Tolls, streetcars and bus lanes in Montreal's future: transit plan
The City of Montreal has released its ambitious $8 billion public transit plan to overhaul the island’s metro train and bus network over the next two decades which includes streetcar routes and possible bridge and highway tolls.
Montreal Mayor Gérald Tremblay said the plan — the first of its kind for the city — focuses on encouraging sustainable development and public transit use to limit the number of cars on city roads and highways and contain greenhouse gas emissions.
"Today we are making a break with an outdated method for transporting people and goods, and [we’re] launching a new way of thinking," he said at a press conference Thursday morning.
The plan includes measures to increase public transit ridership by introducing streetcar tracks on several of Montreal’s busiest streets, including Mont Royal and Parc Avenue, Côte-des-Neiges Street.
The city also proposes introducing tolls on some Montreal-South Shore bridgesto generate revenue to pay for the expansion plan.
Public consultations will be held on the possibility of introducing tolls. The last toll in Montreal — on the South Shore-bound Champlain Bridge — was phased out in 1984.
City officials said air pollution and congestion is hindering Montreal’s prosperity and affects the quality of life.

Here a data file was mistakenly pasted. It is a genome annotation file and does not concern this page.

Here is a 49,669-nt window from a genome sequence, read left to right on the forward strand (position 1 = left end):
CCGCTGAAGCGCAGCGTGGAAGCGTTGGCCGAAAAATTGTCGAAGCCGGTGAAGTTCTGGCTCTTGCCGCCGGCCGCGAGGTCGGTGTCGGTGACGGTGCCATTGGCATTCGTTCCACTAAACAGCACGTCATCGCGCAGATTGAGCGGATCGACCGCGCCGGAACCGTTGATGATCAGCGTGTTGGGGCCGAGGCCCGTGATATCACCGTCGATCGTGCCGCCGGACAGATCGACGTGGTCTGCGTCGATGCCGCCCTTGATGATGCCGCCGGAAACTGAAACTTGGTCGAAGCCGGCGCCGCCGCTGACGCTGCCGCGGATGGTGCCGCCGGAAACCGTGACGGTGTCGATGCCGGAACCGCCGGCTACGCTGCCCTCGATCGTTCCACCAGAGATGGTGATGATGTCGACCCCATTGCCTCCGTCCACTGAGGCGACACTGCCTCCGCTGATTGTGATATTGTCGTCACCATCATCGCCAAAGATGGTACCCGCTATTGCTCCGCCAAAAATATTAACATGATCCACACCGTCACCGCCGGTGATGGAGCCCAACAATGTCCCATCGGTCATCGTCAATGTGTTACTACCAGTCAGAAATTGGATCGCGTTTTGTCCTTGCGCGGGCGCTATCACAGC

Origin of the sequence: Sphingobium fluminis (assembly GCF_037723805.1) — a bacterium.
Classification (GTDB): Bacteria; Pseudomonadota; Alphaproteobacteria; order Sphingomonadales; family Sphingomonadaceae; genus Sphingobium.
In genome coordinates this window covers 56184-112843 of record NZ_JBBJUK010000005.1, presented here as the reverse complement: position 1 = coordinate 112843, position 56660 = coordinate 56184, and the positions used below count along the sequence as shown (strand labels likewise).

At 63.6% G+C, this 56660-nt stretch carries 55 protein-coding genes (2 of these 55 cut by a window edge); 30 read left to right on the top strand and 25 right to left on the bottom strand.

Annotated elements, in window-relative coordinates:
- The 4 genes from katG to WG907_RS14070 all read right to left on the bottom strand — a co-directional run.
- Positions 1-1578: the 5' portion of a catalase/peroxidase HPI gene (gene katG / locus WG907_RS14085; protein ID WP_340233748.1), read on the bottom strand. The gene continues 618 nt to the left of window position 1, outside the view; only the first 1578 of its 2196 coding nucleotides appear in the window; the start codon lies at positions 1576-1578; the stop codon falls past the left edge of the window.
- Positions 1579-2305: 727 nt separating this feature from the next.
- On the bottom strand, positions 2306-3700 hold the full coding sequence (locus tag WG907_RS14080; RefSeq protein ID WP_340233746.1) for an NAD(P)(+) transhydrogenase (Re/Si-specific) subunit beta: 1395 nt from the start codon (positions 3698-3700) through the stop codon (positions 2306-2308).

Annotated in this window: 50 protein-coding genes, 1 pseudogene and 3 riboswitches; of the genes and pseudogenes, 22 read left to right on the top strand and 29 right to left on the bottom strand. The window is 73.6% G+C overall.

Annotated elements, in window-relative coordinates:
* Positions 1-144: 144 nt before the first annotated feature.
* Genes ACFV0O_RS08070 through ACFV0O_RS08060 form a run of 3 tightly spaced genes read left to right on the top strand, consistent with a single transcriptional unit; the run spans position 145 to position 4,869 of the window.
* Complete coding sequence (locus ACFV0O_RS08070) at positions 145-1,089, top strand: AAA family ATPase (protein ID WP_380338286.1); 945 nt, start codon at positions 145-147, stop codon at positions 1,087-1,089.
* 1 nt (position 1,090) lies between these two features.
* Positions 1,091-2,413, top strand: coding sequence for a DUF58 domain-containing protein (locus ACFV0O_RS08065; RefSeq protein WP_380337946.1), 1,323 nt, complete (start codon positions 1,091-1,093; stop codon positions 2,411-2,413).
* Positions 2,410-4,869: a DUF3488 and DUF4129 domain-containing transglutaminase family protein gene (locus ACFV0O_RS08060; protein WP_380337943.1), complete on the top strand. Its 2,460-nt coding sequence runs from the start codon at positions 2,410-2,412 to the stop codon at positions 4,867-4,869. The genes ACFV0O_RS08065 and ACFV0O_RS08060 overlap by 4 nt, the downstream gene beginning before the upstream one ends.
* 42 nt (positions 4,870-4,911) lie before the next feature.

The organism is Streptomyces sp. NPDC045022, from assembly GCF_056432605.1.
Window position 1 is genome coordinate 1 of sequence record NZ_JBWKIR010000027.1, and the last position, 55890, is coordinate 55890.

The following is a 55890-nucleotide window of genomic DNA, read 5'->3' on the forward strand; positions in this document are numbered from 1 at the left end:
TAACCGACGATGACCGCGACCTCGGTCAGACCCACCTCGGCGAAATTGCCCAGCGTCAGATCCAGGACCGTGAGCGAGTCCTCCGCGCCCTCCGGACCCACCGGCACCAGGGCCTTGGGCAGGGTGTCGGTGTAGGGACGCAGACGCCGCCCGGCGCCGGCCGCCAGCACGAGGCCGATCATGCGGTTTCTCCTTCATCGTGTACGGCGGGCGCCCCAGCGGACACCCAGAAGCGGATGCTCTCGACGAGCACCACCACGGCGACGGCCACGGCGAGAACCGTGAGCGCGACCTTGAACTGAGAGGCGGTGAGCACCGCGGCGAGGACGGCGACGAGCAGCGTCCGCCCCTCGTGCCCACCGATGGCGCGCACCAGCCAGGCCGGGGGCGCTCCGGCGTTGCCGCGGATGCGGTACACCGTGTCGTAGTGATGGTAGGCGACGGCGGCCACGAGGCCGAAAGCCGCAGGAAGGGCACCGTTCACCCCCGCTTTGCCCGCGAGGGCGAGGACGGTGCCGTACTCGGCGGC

Traffic congestion alone "causes economic losses of $800,000 to one million dollars a year" said André Lavallée, Montreal’s executive committee member responsible for public transit and urban development.
"These realities should convince us that we need to radically modify our collective choices," he said Thursday.
The plan also proposes further expanding Montreal’s subway lines. Three new stations in Laval, north of the city, opened to the public earlier this spring.
A rail shuttle is also in the works to connect the downtown core to the Montreal Trudeau International Airport. Several reserved bus lanes will be added to north-south streets including Papineau Street andPie IX Boulevard.
Montreal’s bicycle path network will be extended as well — the city plans to double the current 380 kilometres of bicycle paths in the next seven years, and will add more bike parking.
Montreal will lobby Quebec for greater revenue-generating powers in order to pay for the public transit expansion, Lavallée said.
City council will vote on the plan next fall.